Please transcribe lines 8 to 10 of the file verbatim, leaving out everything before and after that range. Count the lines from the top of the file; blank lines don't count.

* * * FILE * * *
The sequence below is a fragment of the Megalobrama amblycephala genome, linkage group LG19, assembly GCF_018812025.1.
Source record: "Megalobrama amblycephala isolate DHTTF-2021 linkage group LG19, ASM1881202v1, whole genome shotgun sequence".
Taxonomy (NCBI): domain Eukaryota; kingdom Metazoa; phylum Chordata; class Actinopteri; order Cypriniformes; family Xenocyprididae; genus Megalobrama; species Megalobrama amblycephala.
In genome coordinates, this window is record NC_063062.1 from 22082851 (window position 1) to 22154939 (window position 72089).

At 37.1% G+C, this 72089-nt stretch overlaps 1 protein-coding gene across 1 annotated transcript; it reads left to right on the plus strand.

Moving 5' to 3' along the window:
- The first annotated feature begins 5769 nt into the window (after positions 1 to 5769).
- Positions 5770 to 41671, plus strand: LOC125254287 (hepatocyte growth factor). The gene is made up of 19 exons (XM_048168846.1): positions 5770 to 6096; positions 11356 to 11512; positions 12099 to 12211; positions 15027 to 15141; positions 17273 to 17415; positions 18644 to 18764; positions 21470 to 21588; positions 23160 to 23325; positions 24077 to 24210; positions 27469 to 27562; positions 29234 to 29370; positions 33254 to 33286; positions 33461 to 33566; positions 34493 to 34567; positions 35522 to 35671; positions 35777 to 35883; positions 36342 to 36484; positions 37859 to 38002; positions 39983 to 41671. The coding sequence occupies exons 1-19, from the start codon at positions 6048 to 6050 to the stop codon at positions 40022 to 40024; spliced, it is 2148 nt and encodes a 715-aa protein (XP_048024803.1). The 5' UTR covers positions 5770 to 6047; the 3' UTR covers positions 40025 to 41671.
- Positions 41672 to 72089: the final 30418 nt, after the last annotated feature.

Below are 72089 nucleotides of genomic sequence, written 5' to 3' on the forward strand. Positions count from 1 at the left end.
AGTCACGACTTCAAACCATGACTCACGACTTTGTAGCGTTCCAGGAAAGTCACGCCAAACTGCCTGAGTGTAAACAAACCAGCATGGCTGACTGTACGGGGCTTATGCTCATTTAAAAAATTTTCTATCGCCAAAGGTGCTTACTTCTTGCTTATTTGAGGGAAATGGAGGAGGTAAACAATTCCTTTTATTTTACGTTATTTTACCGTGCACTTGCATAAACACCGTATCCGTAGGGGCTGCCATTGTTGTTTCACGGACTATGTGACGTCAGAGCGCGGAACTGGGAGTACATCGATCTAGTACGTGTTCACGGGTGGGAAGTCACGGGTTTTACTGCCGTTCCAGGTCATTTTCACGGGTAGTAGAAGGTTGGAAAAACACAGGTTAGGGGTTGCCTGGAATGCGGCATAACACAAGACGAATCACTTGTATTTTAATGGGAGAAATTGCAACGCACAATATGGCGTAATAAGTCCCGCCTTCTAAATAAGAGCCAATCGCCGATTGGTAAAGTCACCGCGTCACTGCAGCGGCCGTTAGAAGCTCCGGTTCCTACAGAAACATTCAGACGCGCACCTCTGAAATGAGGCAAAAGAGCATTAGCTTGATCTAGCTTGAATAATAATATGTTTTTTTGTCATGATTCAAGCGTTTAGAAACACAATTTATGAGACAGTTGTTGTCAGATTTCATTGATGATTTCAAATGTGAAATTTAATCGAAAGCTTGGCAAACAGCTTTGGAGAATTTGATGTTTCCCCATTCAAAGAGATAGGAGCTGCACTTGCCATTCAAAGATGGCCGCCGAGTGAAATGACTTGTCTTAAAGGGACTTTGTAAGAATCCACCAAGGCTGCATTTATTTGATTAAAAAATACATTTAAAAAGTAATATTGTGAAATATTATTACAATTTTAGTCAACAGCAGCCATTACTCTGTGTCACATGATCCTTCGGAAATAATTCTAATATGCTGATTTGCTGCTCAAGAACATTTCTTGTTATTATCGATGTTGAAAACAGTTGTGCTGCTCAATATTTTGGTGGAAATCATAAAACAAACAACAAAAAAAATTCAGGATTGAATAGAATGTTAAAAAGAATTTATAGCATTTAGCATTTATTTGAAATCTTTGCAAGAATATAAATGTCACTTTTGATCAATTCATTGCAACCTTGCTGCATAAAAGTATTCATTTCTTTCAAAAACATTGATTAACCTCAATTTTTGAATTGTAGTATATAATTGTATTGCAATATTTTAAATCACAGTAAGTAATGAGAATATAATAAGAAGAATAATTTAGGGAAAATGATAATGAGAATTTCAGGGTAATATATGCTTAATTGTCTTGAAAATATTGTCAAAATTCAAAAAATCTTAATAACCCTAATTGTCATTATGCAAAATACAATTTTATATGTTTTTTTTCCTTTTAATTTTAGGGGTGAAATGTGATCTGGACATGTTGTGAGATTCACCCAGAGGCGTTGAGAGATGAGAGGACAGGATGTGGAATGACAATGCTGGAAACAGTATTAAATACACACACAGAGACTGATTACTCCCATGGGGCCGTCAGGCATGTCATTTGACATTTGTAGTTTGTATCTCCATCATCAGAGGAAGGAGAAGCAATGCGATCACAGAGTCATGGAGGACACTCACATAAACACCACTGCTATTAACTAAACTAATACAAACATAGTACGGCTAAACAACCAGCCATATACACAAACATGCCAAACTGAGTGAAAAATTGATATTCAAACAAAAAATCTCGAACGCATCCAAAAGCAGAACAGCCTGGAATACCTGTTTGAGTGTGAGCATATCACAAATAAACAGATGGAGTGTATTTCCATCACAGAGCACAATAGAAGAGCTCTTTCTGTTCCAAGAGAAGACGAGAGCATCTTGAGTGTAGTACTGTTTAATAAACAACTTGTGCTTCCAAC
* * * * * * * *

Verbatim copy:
- Positions 5770 to 41671, plus strand: LOC125254287 (hepatocyte growth factor). The gene is made up of 19 exons (XM_048168846.1): positions 5770 to 6096; positions 11356 to 11512; positions 12099 to 12211; positions 15027 to 15141; positions 17273 to 17415; positions 18644 to 18764; positions 21470 to 21588; positions 23160 to 23325; positions 24077 to 24210; positions 27469 to 27562; positions 29234 to 29370; positions 33254 to 33286; positions 33461 to 33566; positions 34493 to 34567; positions 35522 to 35671; positions 35777 to 35883; positions 36342 to 36484; positions 37859 to 38002; positions 39983 to 41671. The coding sequence occupies exons 1-19, from the start codon at positions 6048 to 6050 to the stop codon at positions 40022 to 40024; spliced, it is 2148 nt and encodes a 715-aa protein (XP_048024803.1). The 5' UTR covers positions 5770 to 6047; the 3' UTR covers positions 40025 to 41671.
- Positions 41672 to 72089: the final 30418 nt, after the last annotated feature.

Below are 72089 nucleotides of genomic sequence, written 5' to 3' on the forward strand. Positions count from 1 at the left end.